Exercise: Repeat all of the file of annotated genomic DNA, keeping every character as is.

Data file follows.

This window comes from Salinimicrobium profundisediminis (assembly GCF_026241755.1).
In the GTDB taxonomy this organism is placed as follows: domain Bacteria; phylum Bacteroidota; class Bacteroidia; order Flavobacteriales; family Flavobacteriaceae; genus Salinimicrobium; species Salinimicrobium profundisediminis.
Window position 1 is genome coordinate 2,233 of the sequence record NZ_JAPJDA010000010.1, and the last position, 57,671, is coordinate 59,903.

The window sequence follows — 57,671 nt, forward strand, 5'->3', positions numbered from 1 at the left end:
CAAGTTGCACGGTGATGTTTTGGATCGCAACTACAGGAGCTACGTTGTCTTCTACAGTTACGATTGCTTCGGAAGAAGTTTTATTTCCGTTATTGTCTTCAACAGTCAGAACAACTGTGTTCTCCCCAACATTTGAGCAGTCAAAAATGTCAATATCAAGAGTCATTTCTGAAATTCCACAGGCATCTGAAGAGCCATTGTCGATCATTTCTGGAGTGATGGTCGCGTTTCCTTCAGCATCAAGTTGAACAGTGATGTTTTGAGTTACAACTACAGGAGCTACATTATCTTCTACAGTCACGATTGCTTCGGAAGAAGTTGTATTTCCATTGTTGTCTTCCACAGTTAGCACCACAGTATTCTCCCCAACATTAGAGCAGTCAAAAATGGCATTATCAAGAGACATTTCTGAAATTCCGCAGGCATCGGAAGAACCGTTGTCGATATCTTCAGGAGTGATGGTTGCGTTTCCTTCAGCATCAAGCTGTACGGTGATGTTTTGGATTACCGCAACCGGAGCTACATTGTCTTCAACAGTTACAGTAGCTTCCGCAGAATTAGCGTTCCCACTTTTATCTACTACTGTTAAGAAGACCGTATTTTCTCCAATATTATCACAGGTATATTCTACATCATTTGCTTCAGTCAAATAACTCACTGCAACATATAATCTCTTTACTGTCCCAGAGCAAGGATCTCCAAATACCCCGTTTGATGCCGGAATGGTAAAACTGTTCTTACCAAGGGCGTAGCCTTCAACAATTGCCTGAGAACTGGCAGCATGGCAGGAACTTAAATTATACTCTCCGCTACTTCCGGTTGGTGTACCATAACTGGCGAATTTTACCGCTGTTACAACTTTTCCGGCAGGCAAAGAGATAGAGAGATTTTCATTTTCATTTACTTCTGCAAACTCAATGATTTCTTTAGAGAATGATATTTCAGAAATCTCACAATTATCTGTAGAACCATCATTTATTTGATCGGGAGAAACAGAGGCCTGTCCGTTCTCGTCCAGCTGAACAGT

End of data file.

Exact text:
This window comes from Salinimicrobium profundisediminis (assembly GCF_026241755.1).
In the GTDB taxonomy this organism is placed as follows: domain Bacteria; phylum Bacteroidota; class Bacteroidia; order Flavobacteriales; family Flavobacteriaceae; genus Salinimicrobium; species Salinimicrobium profundisediminis.
Window position 1 is genome coordinate 2,233 of the sequence record NZ_JAPJDA010000010.1, and the last position, 57,671, is coordinate 59,903.

The window sequence follows — 57,671 nt, forward strand, 5'->3', positions numbered from 1 at the left end:
CAAGTTGCACGGTGATGTTTTGGATCGCAACTACAGGAGCTACGTTGTCTTCTACAGTTACGATTGCTTCGGAAGAAGTTTTATTTCCGTTATTGTCTTCAACAGTCAGAACAACTGTGTTCTCCCCAACATTTGAGCAGTCAAAAATGTCAATATCAAGAGTCATTTCTGAAATTCCACAGGCATCTGAAGAGCCATTGTCGATCATTTCTGGAGTGATGGTCGCGTTTCCTTCAGCATCAAGTTGAACAGTGATGTTTTGAGTTACAACTACAGGAGCTACATTATCTTCTACAGTCACGATTGCTTCGGAAGAAGTTGTATTTCCATTGTTGTCTTCCACAGTTAGCACCACAGTATTCTCCCCAACATTAGAGCAGTCAAAAATGGCATTATCAAGAGACATTTCTGAAATTCCGCAGGCATCGGAAGAACCGTTGTCGATATCTTCAGGAGTGATGGTTGCGTTTCCTTCAGCATCAAGCTGTACGGTGATGTTTTGGATTACCGCAACCGGAGCTACATTGTCTTCAACAGTTACAGTAGCTTCCGCAGAATTAGCGTTCCCACTTTTATCTACTACTGTTAAGAAGACCGTATTTTCTCCAATATTATCACAGGTATATTCTACATCATTTGCTTCAGTCAAATAACTCACTGCAACATATAATCTCTTTACTGTCCCAGAGCAAGGATCTCCAAATACCCCGTTTGATGCCGGAATGGTAAAACTGTTCTTACCAAGGGCGTAGCCTTCAACAATTGCCTGAGAACTGGCAGCATGGCAGGAACTTAAATTATACTCTCCGCTACTTCCGGTTGGTGTACCATAACTGGCGAATTTTACCGCTGTTACAACTTTTCCGGCAGGCAAAGAGATAGAGAGATTTTCATTTTCATTTACTTCTGCAAACTCAATGATTTCTTTAGAGAATGATATTTCAGAAATCTCACAATTATCTGTAGAACCATCATTTATTTGATCGGGAGAAACAGAGGCCTGTCCGTTCTCGTCCAGCTGAACAGT